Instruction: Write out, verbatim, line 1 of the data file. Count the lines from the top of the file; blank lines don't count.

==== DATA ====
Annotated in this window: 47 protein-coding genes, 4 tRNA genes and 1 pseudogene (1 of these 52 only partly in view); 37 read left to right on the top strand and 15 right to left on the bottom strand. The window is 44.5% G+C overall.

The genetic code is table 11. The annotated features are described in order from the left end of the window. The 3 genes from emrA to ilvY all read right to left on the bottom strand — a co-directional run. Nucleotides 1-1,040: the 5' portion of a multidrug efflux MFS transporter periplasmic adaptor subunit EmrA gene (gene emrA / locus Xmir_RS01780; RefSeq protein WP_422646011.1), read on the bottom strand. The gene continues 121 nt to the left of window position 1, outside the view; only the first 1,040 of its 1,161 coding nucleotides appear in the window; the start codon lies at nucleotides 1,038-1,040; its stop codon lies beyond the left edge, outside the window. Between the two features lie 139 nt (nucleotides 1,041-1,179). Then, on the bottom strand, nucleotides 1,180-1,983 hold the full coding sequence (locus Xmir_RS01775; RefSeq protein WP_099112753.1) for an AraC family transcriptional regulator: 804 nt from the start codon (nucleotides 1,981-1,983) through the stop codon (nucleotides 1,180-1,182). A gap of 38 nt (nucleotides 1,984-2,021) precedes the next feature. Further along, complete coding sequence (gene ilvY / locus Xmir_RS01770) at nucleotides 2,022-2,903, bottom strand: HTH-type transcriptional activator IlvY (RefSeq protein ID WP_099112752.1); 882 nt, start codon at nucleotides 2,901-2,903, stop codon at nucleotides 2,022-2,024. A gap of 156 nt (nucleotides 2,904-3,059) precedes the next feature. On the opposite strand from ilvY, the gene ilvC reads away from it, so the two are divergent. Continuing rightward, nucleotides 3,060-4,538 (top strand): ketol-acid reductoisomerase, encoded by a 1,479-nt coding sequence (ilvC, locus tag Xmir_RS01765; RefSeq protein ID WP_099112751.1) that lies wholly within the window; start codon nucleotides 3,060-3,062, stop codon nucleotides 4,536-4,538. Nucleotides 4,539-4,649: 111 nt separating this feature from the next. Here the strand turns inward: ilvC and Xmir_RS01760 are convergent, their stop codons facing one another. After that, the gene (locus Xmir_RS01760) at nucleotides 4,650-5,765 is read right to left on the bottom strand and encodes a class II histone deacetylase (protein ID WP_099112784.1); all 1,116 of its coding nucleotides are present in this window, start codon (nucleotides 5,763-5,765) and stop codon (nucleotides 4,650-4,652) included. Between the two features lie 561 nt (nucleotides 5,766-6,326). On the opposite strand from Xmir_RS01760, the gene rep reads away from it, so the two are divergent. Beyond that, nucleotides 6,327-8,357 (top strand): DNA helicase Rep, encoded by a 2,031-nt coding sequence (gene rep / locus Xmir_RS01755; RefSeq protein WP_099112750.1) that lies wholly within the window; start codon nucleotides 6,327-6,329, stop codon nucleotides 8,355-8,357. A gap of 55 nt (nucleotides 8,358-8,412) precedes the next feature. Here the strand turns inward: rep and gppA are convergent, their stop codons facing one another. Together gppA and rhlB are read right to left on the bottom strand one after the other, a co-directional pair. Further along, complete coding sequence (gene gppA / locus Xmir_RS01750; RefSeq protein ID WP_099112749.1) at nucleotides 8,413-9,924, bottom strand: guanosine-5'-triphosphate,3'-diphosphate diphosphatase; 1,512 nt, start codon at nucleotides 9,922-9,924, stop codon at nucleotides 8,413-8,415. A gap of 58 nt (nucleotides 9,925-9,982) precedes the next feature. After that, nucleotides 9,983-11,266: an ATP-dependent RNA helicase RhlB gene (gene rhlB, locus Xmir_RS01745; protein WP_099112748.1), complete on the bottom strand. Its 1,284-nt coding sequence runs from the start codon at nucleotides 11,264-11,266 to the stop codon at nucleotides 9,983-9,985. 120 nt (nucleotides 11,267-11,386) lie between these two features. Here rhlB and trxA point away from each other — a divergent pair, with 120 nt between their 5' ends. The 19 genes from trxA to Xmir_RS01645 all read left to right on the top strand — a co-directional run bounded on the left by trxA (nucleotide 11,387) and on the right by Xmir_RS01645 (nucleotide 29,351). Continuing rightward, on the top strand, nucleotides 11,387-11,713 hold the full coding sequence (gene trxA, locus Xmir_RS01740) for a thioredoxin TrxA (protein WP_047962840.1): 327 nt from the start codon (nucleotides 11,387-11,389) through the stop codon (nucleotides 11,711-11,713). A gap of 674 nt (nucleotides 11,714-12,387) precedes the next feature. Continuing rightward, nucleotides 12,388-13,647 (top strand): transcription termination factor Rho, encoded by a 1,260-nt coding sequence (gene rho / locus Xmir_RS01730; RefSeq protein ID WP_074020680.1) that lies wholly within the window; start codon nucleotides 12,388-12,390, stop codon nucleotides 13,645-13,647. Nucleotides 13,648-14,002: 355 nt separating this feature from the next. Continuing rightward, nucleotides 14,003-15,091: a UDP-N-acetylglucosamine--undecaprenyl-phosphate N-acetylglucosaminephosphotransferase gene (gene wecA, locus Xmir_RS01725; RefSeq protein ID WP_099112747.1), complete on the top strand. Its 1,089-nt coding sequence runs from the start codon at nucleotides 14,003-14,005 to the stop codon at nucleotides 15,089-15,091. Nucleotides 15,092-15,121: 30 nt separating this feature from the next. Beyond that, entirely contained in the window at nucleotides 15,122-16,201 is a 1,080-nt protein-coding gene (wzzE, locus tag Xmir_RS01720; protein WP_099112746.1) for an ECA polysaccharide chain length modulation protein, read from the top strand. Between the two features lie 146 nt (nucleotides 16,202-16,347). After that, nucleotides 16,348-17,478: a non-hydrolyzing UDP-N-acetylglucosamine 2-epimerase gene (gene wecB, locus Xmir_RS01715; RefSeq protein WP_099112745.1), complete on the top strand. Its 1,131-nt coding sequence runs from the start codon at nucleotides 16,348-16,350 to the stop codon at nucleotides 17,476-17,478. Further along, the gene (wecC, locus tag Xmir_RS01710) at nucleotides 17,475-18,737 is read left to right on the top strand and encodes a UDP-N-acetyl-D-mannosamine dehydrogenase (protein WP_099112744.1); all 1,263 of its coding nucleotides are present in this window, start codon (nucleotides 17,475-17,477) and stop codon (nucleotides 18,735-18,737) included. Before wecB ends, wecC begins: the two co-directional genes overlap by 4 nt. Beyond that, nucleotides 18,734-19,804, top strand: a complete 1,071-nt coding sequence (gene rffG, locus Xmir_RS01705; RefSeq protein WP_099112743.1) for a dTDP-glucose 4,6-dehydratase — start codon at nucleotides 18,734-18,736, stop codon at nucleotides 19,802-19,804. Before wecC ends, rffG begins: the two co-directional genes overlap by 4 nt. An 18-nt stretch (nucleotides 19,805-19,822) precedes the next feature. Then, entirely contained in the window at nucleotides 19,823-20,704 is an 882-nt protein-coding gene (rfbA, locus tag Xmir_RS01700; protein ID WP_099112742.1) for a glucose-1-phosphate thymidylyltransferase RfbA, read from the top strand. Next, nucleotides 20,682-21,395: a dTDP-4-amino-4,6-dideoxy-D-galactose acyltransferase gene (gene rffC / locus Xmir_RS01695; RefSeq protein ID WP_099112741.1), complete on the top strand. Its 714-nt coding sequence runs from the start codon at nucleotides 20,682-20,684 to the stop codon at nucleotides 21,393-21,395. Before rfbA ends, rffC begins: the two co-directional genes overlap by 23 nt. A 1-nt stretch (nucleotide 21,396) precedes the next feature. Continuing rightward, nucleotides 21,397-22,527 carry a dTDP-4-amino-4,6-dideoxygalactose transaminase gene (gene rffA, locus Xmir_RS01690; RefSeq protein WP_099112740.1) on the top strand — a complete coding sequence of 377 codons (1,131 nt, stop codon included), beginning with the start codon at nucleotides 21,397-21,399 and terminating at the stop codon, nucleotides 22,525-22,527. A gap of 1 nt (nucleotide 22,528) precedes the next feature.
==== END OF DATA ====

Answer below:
Annotated in this window: 47 protein-coding genes, 4 tRNA genes and 1 pseudogene (1 of these 52 only partly in view); 37 read left to right on the top strand and 15 right to left on the bottom strand. The window is 44.5% G+C overall.